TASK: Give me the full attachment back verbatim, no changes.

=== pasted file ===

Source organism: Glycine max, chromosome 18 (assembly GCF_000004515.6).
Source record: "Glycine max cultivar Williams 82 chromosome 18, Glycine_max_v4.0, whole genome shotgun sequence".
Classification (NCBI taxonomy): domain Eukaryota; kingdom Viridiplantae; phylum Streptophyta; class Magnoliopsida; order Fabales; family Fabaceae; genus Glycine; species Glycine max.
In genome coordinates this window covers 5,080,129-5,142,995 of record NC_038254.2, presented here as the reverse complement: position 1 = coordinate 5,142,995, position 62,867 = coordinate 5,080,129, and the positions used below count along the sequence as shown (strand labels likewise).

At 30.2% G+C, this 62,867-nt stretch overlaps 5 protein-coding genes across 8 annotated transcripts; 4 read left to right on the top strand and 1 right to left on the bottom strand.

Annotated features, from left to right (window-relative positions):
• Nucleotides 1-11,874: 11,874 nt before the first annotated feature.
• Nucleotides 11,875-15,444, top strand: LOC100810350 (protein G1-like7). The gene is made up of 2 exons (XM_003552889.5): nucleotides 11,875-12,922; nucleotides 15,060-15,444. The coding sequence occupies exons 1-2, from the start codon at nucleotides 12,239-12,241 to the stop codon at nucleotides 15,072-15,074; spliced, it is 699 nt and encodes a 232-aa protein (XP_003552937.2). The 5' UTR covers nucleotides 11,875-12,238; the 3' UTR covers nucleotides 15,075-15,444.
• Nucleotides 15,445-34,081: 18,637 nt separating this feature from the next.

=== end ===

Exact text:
Source organism: Glycine max, chromosome 18 (assembly GCF_000004515.6).
Source record: "Glycine max cultivar Williams 82 chromosome 18, Glycine_max_v4.0, whole genome shotgun sequence".
Classification (NCBI taxonomy): domain Eukaryota; kingdom Viridiplantae; phylum Streptophyta; class Magnoliopsida; order Fabales; family Fabaceae; genus Glycine; species Glycine max.
In genome coordinates this window covers 5,080,129-5,142,995 of record NC_038254.2, presented here as the reverse complement: position 1 = coordinate 5,142,995, position 62,867 = coordinate 5,080,129, and the positions used below count along the sequence as shown (strand labels likewise).

At 30.2% G+C, this 62,867-nt stretch overlaps 5 protein-coding genes across 8 annotated transcripts; 4 read left to right on the top strand and 1 right to left on the bottom strand.

Annotated features, from left to right (window-relative positions):
• Nucleotides 1-11,874: 11,874 nt before the first annotated feature.
• Nucleotides 11,875-15,444, top strand: LOC100810350 (protein G1-like7). The gene is made up of 2 exons (XM_003552889.5): nucleotides 11,875-12,922; nucleotides 15,060-15,444. The coding sequence occupies exons 1-2, from the start codon at nucleotides 12,239-12,241 to the stop codon at nucleotides 15,072-15,074; spliced, it is 699 nt and encodes a 232-aa protein (XP_003552937.2). The 5' UTR covers nucleotides 11,875-12,238; the 3' UTR covers nucleotides 15,075-15,444.
• Nucleotides 15,445-34,081: 18,637 nt separating this feature from the next.